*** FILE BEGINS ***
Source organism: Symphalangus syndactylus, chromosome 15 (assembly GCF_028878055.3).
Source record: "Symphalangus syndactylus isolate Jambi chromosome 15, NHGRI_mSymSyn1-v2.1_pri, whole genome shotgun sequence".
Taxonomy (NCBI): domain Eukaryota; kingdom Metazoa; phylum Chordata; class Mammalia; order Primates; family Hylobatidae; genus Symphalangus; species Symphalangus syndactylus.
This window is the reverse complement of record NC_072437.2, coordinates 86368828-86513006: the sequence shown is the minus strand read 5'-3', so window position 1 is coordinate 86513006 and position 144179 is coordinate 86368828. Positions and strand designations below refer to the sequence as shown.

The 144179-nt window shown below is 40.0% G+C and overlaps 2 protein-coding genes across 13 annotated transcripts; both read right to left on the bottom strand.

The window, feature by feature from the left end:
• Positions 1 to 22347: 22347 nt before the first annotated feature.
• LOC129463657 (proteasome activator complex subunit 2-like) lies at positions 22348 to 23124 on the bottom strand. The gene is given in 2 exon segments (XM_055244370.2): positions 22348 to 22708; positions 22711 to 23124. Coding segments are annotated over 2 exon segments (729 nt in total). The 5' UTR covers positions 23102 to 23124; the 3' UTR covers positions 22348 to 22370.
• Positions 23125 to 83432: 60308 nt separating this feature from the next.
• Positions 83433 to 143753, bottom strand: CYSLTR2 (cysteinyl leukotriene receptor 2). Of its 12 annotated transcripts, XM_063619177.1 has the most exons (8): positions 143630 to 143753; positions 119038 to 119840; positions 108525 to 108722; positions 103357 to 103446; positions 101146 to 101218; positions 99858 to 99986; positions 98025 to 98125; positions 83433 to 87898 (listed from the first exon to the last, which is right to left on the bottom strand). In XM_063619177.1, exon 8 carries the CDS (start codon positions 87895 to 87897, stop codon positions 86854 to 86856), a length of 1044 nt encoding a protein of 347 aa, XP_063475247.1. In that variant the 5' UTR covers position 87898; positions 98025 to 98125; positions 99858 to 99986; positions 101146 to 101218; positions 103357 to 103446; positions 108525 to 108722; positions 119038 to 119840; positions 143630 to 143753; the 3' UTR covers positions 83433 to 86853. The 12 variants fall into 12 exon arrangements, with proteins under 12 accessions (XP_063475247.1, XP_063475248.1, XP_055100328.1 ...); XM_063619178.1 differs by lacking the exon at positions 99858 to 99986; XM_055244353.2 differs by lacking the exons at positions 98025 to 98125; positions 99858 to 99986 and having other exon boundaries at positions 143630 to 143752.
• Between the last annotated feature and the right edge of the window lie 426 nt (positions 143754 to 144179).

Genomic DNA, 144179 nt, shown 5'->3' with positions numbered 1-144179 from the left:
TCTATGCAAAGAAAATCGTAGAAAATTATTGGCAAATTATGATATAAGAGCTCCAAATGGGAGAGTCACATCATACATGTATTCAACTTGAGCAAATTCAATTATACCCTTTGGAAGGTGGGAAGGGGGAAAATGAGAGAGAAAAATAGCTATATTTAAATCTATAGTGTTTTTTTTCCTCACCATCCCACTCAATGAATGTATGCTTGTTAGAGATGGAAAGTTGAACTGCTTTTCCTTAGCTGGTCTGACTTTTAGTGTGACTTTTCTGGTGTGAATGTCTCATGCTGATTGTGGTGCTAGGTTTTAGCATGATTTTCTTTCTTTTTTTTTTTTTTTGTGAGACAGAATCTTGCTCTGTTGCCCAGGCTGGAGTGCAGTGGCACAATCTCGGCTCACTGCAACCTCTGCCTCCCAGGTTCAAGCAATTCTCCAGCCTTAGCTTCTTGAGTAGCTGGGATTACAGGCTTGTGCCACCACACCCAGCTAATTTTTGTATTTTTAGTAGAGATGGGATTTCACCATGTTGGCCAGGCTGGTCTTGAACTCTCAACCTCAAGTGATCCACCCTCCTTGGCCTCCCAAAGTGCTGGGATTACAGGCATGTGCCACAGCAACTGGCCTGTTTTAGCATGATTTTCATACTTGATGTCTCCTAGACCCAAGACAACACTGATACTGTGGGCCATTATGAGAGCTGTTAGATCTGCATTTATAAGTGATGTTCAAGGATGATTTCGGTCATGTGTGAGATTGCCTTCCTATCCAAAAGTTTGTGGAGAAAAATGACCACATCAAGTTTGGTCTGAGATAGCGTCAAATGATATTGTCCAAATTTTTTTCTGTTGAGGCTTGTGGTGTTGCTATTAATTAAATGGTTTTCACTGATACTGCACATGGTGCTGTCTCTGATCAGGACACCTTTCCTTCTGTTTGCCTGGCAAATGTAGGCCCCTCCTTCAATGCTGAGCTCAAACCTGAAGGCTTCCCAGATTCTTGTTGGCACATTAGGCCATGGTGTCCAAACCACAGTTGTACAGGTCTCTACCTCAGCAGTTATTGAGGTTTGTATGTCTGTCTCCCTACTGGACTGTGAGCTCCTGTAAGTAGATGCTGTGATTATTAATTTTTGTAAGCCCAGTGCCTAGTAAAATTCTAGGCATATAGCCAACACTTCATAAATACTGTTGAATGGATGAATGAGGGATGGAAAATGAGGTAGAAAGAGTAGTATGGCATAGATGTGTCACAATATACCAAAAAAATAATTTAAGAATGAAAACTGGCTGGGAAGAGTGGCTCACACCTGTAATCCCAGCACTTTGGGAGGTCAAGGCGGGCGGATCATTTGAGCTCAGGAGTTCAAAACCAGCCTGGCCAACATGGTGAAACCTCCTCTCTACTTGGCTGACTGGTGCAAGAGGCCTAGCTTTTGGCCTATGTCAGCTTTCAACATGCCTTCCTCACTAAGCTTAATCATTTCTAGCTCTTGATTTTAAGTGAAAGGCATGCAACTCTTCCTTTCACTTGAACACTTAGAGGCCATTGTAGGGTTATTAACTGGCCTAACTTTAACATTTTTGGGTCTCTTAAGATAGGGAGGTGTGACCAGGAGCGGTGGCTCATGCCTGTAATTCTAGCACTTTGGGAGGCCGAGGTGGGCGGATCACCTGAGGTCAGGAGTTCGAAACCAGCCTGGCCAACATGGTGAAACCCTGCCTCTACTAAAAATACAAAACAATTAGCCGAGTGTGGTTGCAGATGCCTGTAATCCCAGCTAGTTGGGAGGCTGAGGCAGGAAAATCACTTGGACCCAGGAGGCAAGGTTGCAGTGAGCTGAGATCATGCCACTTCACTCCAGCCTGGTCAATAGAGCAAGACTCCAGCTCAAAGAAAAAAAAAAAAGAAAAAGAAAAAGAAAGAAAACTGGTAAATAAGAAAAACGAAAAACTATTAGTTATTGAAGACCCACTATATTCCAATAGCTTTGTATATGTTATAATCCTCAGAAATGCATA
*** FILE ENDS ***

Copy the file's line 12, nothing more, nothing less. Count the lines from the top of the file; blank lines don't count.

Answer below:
Genomic DNA, 144179 nt, shown 5'->3' with positions numbered 1-144179 from the left: